SVB Financial Group, the parent company for California tech lender Silicon Valley Bank (SVB), filed for Chapter 11 bankruptcy protection in New York Friday, the biggest filing of its kind since Washington Mutual Inc. in 2008.
SVB, which was SVB Financial Group’s main business, was taken over by federal regulators after it collapsed due to a bank run last week, with the Federal Reserve intervening to insure depositors. The bank announced it was filing for bankruptcy Friday in a bid to preserve the value of its assets.
“The Chapter 11 process will allow SVB Financial Group to preserve value as it evaluates strategic alternatives for its prized businesses and assets, especially SVB Capital and SVB Securities,” William Kosturos, Chief Restructuring Officer for SVB Financial Group, said in a statement. “SVB Capital and SVB Securities continue to operate and serve clients, led by their longstanding and independent leadership teams.” (RELATED: ‘We’ve Got Some Cleanup To Do’: Former FDIC Chair Says There Will ‘Probably’ Be More Bank Failures)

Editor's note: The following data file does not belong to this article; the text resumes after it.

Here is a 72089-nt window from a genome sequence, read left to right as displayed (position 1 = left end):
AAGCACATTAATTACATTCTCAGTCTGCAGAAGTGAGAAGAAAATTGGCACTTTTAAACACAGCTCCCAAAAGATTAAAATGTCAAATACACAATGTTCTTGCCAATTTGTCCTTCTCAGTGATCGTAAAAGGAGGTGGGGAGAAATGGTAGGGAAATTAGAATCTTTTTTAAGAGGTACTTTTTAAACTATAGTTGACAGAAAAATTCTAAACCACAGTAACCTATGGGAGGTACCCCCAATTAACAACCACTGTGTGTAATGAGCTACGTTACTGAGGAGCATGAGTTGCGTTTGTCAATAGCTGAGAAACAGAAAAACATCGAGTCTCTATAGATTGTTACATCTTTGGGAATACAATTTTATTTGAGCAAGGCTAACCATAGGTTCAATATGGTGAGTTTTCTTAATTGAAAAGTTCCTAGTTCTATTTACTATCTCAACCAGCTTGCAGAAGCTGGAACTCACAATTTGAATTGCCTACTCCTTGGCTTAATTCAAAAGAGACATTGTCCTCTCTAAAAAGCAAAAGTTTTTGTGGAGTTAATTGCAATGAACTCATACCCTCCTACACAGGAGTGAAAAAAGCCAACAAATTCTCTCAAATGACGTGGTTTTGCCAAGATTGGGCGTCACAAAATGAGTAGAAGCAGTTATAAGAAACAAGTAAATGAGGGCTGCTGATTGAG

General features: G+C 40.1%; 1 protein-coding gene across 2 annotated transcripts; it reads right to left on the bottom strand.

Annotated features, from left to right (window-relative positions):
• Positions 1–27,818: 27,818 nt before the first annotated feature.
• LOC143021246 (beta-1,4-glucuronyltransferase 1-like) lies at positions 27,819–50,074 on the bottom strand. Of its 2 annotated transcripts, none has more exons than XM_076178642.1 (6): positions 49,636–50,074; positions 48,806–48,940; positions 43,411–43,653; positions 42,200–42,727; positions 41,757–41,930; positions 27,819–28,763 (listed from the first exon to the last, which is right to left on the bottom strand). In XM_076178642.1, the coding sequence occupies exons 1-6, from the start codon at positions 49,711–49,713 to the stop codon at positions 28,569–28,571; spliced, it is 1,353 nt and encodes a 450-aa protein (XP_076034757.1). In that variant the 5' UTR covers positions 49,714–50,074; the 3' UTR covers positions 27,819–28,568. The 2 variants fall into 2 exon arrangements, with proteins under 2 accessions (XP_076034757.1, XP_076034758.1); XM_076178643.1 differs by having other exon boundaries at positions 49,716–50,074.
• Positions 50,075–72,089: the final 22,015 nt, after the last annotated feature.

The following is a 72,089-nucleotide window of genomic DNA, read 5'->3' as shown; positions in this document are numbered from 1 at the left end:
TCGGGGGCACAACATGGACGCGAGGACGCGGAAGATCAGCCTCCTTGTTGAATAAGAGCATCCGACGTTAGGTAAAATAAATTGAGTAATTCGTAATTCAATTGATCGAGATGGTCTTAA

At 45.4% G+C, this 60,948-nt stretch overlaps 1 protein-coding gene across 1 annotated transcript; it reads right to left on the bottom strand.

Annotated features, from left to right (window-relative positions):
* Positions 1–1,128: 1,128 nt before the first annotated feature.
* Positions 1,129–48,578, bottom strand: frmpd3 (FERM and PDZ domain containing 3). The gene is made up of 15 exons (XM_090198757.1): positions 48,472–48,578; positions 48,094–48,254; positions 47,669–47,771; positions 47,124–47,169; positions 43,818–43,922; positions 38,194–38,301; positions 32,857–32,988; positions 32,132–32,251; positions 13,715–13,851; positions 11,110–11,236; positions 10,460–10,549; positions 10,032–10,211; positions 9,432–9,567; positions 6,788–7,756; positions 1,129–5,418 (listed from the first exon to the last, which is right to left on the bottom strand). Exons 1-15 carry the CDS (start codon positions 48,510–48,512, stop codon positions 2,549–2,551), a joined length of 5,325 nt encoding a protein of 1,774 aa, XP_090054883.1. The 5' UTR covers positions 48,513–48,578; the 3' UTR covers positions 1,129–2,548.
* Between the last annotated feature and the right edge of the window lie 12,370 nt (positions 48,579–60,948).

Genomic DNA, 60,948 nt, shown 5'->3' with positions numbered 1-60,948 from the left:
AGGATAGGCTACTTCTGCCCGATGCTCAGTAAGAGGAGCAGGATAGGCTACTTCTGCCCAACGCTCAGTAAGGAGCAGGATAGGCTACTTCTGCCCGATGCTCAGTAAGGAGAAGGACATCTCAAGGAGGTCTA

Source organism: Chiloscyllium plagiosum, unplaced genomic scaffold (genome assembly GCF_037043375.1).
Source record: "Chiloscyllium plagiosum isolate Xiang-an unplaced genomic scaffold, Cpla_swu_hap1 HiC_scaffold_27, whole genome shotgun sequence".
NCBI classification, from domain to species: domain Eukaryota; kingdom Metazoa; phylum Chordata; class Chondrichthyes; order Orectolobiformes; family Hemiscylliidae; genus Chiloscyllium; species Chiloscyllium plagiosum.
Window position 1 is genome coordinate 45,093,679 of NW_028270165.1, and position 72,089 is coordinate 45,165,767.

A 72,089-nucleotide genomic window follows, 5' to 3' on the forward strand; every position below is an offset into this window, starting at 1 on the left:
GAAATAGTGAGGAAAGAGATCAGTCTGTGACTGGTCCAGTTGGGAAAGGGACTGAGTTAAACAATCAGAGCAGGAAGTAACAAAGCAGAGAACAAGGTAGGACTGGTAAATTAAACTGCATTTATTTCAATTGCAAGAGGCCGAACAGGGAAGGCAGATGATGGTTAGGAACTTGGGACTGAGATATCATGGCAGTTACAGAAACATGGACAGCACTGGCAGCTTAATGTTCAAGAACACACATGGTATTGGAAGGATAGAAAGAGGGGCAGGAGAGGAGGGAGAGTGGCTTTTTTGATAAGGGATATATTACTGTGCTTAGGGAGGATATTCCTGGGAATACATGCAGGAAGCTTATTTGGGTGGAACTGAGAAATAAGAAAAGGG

SVB is under the jurisdiction of the Federal Deposit Insurance Corporation and not included in the Chapter 11 filing, according to The Washington Post. Bankruptcy offers a court-supervised reorganization to assist SVB Financial Group to find buyers for its assets besides SVB because it is under federal control, according to Reuters.
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